Why do Earth’s landmasses start to look so ”Jagged” around the poles?


So, on Google Earth. I’ve noticed that landmasses closer to the poles tend to look a lot more ”Jagged” than landmasses away from the poles. By ”Jagged” I refer to the geographic features of the Canadian North, Svalbard, The Falklands, and Patagonia. I’m not sure if there is a term to properly describe these regions but to me, they tend to have a very distinctive shape to their geography.

If anyone knows what I’m talking about is there is an explanation for this?

In: 2

They’re glacial features. Glaciers cut very sharp valleys which, near mountainous coasts, produce deep and thin [fjords](https://en.wikipedia.org/wiki/Fjord) that fill with water when the glaciers retreat (as they have in Earth’s recent past, even prior to the more rapid retreat caused by modern climate change). You’ll see similarly jagged features in glacier-carved mountains at lower latitudes, like in Yosemite National Park (which isn’t glaciated today, but was during the last ice age).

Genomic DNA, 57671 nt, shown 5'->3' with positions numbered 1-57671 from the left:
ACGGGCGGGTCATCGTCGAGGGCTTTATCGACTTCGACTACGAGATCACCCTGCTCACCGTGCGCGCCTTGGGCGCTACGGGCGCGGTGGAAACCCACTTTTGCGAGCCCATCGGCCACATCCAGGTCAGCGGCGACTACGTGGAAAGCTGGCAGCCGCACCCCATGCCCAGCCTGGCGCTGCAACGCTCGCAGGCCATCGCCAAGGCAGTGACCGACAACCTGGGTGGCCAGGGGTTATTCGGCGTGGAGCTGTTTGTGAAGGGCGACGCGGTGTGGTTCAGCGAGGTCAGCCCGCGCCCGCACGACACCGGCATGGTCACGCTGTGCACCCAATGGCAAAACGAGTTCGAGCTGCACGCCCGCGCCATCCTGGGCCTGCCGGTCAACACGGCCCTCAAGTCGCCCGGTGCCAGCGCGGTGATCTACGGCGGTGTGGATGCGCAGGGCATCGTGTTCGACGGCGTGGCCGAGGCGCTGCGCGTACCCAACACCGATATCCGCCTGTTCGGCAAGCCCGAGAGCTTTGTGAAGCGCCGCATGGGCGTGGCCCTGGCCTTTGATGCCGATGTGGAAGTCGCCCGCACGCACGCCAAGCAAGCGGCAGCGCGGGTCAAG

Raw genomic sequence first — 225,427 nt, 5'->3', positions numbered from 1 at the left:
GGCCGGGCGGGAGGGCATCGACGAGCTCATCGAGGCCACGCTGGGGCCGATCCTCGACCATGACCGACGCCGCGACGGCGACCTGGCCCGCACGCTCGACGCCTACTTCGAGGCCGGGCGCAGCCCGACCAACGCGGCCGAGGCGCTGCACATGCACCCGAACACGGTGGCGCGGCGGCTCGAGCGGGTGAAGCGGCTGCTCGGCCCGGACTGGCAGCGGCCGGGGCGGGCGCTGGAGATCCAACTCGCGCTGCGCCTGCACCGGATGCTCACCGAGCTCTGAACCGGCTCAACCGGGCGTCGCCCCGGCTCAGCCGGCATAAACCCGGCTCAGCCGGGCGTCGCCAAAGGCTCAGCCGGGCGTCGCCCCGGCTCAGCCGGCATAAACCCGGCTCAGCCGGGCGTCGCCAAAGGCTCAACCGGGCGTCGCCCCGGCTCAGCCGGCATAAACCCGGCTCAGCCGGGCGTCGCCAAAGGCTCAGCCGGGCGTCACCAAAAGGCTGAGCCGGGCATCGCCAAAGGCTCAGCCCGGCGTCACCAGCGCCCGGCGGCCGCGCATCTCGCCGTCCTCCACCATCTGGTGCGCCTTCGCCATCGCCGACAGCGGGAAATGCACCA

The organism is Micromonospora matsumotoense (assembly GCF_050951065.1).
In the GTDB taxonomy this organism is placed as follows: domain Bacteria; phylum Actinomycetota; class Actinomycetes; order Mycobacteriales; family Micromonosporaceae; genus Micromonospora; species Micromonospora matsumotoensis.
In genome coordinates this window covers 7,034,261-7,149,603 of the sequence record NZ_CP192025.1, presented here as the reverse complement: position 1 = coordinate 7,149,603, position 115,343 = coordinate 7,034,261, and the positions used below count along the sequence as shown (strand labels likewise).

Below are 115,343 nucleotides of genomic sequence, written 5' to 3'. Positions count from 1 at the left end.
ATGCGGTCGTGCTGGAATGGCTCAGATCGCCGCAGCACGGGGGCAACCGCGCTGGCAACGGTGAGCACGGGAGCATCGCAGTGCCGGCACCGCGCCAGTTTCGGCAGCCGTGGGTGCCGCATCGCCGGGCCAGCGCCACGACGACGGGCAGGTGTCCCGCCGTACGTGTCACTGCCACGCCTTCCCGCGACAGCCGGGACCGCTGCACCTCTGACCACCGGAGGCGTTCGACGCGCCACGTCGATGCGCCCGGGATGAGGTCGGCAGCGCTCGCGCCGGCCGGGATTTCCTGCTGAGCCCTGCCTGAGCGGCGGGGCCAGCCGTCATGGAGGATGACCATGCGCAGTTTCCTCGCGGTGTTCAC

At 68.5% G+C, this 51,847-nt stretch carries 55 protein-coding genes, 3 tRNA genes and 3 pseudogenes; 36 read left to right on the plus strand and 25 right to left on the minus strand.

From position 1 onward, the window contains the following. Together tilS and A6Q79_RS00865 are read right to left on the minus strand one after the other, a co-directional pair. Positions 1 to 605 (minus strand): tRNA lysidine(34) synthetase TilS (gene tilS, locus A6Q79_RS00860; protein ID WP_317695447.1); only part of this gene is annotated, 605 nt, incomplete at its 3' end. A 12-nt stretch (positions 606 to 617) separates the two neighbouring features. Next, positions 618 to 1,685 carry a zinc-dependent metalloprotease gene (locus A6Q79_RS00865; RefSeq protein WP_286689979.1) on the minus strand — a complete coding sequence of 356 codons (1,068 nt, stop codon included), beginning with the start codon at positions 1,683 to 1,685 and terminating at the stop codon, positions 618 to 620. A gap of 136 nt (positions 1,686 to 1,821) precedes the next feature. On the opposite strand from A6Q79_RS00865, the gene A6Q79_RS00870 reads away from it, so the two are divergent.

You don’t generally see these features at lower latitudes because it’s too warm to form glaciers except at the very highest peaks. Depending on your map projection, the size of these features might also be exaggerated (because some common projections make things near the poles look bigger).